AutoGrid, a Bay Area-based startup founded in 2011, pulled in $9 million to further the development of its software to help utilities and businesses control their energy usage.
Its technology works by analyzing data collected by smart meters to allow operators to adjust to meet supply and demand. Its major customers include the City of Palo Alto Utilities and Sacramento Municipal Utility District, and it is reaching out to municipalities on the East Coast.
The data is collected from smart meters through sensors that are placed on the electric grid. By incorporating machine learning, which gets smarter over time, it can make predictions about energy consumption patterns inside buildings and across service regions. When enough data has been processed, it can forecast how much electricity might be needed in the coming hours or days.
“The capacity of the [smart] grid is not deployed efficiently,” said founder and chief executive, Dr. Amit Narayan (pictured, left). Smartgrids are the computer-based remote control and automation mechanisms that are used today to deliver electricity. In the past, workers had to manually gather data by reading meters and measuring voltage, and keeping an eye out for flawed equipment.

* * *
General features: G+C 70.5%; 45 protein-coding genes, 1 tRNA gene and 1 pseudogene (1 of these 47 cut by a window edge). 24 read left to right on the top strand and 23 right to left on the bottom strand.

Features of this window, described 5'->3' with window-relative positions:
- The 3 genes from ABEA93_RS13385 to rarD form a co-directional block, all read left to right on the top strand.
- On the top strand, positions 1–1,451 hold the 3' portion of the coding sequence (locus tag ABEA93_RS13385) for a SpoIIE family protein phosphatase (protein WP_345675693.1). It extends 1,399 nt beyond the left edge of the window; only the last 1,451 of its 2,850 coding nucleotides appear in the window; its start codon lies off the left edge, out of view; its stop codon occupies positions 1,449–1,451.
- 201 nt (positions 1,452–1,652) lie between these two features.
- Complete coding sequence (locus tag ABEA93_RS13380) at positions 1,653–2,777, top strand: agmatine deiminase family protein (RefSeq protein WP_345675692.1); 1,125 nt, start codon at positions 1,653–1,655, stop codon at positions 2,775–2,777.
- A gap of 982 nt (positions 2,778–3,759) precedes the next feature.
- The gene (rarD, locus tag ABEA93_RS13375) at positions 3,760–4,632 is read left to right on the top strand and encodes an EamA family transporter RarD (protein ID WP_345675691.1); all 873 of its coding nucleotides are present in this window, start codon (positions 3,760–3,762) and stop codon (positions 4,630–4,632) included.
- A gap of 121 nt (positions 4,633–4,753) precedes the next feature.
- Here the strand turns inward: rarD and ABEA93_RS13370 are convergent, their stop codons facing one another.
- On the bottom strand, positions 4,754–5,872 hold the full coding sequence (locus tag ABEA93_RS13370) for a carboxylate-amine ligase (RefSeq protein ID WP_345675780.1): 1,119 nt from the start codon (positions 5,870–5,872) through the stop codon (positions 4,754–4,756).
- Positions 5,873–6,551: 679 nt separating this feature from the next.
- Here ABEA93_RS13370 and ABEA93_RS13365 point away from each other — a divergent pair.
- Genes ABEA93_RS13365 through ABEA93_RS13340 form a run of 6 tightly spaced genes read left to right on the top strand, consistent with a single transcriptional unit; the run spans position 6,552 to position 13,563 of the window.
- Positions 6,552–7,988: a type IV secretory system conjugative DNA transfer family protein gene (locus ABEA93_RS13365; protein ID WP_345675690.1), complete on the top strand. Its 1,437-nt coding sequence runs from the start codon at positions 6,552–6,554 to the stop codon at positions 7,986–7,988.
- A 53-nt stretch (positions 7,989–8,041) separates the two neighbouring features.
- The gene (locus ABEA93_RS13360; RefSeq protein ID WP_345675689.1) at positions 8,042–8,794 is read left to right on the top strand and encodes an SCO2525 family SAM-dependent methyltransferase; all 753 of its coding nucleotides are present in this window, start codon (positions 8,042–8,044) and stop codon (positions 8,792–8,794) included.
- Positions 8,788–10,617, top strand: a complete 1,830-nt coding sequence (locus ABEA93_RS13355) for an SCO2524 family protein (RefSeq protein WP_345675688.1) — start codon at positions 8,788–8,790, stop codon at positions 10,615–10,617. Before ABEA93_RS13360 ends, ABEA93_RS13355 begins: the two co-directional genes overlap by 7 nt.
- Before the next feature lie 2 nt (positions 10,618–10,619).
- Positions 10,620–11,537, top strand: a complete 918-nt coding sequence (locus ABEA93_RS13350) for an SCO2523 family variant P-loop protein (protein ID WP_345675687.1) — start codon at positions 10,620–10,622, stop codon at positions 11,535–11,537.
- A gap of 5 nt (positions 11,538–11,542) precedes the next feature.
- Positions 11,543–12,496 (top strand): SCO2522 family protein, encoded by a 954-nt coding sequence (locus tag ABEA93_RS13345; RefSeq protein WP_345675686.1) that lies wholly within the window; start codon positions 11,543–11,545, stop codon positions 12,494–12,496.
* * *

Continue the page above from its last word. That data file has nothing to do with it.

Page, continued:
With the advent of analytics tools, we can begin to make predictions about the future and further optimize energy usage. “Up to 20 percent of the power-generating assets in some regions only get deployed ten or fewer days a year,” said Dr. Narayan.
Prior to founding AutoGrid, he taught on the topic of electronic design automation software at Berkeley and Stanford. He founded Berkeley Design Automation, which is used by more than 20 of the top 25 chip developers.
“AutoGrid is creating the brains for the smart grid. If you can analyze all of the data, you can predict what the electrical parameters of the grid will be under any situation and use that to remove inefficiencies from the electricity supply chain.” said Dan Ahn, managing director at Voyager Capital in a statement.
What’s interesting from a competitive standpoint is the company’s focus on pattern-recognition and predictive analysis. It faces competition from Enernoc, a real-time energy-management tool, and Silver Spring Networks, an energy networking supplier that is used by over 15 utilities across the U.S.
The company’s investors include Foundation Capital, Voyager Capital and Stanford University. Last year, it won a $5 million grant from the U.S. Department of Energy program to devote to improving the product.